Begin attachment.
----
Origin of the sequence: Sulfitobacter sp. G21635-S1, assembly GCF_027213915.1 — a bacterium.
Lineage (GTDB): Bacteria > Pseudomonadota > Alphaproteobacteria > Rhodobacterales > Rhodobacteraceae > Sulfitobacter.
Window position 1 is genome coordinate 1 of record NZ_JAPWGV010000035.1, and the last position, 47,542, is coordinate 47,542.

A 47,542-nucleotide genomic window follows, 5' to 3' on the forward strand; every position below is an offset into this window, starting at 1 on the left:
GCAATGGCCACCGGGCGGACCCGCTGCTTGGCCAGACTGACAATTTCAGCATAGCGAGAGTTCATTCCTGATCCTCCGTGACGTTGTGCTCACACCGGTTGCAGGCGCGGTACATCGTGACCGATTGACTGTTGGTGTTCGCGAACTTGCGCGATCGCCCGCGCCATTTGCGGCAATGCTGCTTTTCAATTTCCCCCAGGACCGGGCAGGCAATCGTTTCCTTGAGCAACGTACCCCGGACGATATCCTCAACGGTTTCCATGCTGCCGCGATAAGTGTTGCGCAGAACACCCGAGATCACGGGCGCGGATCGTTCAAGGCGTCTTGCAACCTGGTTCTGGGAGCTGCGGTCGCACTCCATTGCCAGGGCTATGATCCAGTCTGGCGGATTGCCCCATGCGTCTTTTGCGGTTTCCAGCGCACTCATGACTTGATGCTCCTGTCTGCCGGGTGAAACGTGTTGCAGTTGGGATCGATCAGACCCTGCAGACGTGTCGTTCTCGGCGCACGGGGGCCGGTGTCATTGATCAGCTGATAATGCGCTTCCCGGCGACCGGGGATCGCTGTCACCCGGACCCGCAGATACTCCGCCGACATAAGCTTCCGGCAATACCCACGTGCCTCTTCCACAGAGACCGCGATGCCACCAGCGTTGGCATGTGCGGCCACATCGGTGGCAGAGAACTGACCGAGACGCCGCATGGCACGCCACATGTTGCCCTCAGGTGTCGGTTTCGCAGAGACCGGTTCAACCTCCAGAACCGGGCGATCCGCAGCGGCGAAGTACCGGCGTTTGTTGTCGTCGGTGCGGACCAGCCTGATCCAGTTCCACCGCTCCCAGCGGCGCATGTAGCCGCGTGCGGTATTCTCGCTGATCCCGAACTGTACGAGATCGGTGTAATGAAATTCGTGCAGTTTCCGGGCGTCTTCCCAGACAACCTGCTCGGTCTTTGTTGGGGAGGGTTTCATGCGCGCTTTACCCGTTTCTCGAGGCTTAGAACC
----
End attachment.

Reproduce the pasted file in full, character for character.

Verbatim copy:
Origin of the sequence: Sulfitobacter sp. G21635-S1, assembly GCF_027213915.1 — a bacterium.
Lineage (GTDB): Bacteria > Pseudomonadota > Alphaproteobacteria > Rhodobacterales > Rhodobacteraceae > Sulfitobacter.
Window position 1 is genome coordinate 1 of record NZ_JAPWGV010000035.1, and the last position, 47,542, is coordinate 47,542.

A 47,542-nucleotide genomic window follows, 5' to 3' on the forward strand; every position below is an offset into this window, starting at 1 on the left:
GCAATGGCCACCGGGCGGACCCGCTGCTTGGCCAGACTGACAATTTCAGCATAGCGAGAGTTCATTCCTGATCCTCCGTGACGTTGTGCTCACACCGGTTGCAGGCGCGGTACATCGTGACCGATTGACTGTTGGTGTTCGCGAACTTGCGCGATCGCCCGCGCCATTTGCGGCAATGCTGCTTTTCAATTTCCCCCAGGACCGGGCAGGCAATCGTTTCCTTGAGCAACGTACCCCGGACGATATCCTCAACGGTTTCCATGCTGCCGCGATAAGTGTTGCGCAGAACACCCGAGATCACGGGCGCGGATCGTTCAAGGCGTCTTGCAACCTGGTTCTGGGAGCTGCGGTCGCACTCCATTGCCAGGGCTATGATCCAGTCTGGCGGATTGCCCCATGCGTCTTTTGCGGTTTCCAGCGCACTCATGACTTGATGCTCCTGTCTGCCGGGTGAAACGTGTTGCAGTTGGGATCGATCAGACCCTGCAGACGTGTCGTTCTCGGCGCACGGGGGCCGGTGTCATTGATCAGCTGATAATGCGCTTCCCGGCGACCGGGGATCGCTGTCACCCGGACCCGCAGATACTCCGCCGACATAAGCTTCCGGCAATACCCACGTGCCTCTTCCACAGAGACCGCGATGCCACCAGCGTTGGCATGTGCGGCCACATCGGTGGCAGAGAACTGACCGAGACGCCGCATGGCACGCCACATGTTGCCCTCAGGTGTCGGTTTCGCAGAGACCGGTTCAACCTCCAGAACCGGGCGATCCGCAGCGGCGAAGTACCGGCGTTTGTTGTCGTCGGTGCGGACCAGCCTGATCCAGTTCCACCGCTCCCAGCGGCGCATGTAGCCGCGTGCGGTATTCTCGCTGATCCCGAACTGTACGAGATCGGTGTAATGAAATTCGTGCAGTTTCCGGGCGTCTTCCCAGACAACCTGCTCGGTCTTTGTTGGGGAGGGTTTCATGCGCGCTTTACCCGTTTCTCGAGGCTTAGAACC